Valerie Schlitt (22:36):
Fascinating. In the beginning, we somehow got through this network of people who worked in a preschool and a lot of the teachers came and worked with us. And very quickly I realized that if you are a preschool teacher, you have a way of talking that gets people to listen to you right away and do what you want them to do and you can talk to a lot of people, a lot of different temperaments. I forget what all the commonalities were, but there was a lot of commonality between being a preschool teacher and being someone who can talk on the phone and capture attention and secure appointments. And that was really an eye-opener.
Chris Beall (23:22):
Do you still do that? Do you recruit... I mean, there must be preschool teachers that are like Venture Capital in Silicon Valley, the streets must be a wash in preschool teachers, right.
Valerie Schlitt (23:33):
Probably are. We don't do it purposefully anymore. We kind of happened into this little network, but I'm sure that the same qualities of some of the people that we bring on are similar to that.
Chris Beall (23:43):
Who was the common nectar that you... [crosstalk 00:23:47].
Valerie Schlitt (23:46):
There was one person that came to the organization. She wanted to, and not everyone works part-time, she wanted to work full-time. So she worked full-time but she had these buddies that she said, "Come on, this is a great place to work. You got to come." You have to convince someone though who's talking to kids that this is really very similar and it's a nice place to work because it seems kind of scary. You have to make all these telephone calls and talk to strangers. But then little by little they came over. And I think we have had probably about five.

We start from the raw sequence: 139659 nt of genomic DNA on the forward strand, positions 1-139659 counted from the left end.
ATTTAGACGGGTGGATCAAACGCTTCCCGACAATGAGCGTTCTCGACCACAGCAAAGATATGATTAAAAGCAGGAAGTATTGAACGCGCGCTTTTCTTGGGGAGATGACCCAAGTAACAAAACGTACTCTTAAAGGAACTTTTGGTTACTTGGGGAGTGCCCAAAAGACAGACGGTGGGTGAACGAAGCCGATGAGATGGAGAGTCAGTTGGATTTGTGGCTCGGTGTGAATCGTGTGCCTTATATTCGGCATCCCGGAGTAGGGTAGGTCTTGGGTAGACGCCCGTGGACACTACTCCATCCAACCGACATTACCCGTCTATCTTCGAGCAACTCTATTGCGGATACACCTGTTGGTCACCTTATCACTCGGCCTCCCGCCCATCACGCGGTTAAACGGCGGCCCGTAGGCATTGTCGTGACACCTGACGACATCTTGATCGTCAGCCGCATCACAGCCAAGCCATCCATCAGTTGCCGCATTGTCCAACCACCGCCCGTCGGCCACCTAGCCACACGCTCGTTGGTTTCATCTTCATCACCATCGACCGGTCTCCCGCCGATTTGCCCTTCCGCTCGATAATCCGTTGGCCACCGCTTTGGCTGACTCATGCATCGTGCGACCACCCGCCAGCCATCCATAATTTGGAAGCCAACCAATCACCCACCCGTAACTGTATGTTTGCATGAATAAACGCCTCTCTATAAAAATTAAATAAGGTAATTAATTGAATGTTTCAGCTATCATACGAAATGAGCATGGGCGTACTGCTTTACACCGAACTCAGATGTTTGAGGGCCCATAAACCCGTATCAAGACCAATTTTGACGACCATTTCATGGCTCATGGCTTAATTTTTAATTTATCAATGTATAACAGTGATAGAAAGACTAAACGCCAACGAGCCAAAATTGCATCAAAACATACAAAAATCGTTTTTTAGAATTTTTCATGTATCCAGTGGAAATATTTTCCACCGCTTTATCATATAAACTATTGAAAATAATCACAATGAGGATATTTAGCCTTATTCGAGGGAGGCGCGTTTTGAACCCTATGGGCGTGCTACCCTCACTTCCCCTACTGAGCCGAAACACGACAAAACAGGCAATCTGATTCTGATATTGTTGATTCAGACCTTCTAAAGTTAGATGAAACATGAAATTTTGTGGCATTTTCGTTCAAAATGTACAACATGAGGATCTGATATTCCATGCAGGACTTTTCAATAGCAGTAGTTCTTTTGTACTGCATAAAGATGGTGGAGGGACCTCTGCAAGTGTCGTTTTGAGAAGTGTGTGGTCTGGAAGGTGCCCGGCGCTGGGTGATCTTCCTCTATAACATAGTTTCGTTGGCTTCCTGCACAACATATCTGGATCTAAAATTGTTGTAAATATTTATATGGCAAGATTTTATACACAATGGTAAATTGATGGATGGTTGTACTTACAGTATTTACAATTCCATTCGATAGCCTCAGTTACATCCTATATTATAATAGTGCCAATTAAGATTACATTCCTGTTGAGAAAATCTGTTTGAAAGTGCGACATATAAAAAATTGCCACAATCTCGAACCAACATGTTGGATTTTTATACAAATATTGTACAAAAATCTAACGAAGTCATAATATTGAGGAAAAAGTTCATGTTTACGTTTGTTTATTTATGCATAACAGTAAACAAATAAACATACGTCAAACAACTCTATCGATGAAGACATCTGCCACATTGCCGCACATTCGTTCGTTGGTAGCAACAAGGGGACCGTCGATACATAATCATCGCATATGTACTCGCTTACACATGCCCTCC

Chris Beall (24:16):
Now how about the flip on the other stuff. So I have an example, last year where a friend who is running a company doing some sort of a... It wasn't outsourced cold calling but it was for himself. And I looked at his business and I said, I think that you ought to give my first wife a try with regard to calling. And it just seemed to me, I mean, I knew her well, we were married for quite a while and I have a huge amount of respect for her capabilities. And it was just the most horrible experience in the world for her. It created this anxiety. And here, I'm saying, ConnectAndSell, lots of fun. You push the button and you talk to somebody.
And she said it was something really horrible like anticipating putting your finger in an electrical socket kind of horrible, not when she pushed the button but waiting for the conversation. And so here's a case of somebody who seems like a good match, smart, articulate, hardworking, courageous, used to run around business at a bookstore and built it from nothing, and it's the worst job in the world for her. And do you find that sometimes you think you're increasing the operational excellence with a particular hire and their eyes are bigger than their stomach when it comes to stomach and cold calls.
Valerie Schlitt (25:36):
I can't think of anyone in particular but I do want to translate to, as we've migrated over to ConnectAndSell and putting people on ConnectAndSell, people were really afraid at first that these calls were going to come, they weren't going to be able to study all the notes. I mean, you can see the notes of course, but you don't get to see, I don't know, six months worth of notes. And they were going to come shooting at them, how are they going to address it? Everyone loves it but change is hard. And that part of our journey towards operational excellence, it really didn't take that much adjustment, but it did take people being convinced that they would be fine if they get put on ConnectAndSell and now everyone loves it.
Chris Beall (26:19):
It's the scariest product in the world. It still scares me. It does because what you're doing is you're putting yourself in a known vulnerable situation without the precise control over timing. You don't know if the beeps going to be one second from now or 10 minutes from now. It has a little bit of a horror movie quality to it of being in a dark room with something bad in there and you don't know if that bad thing's going to get you or not. And then when the lights turn on, it's a surprise party and they're [inaudible 00:26:54].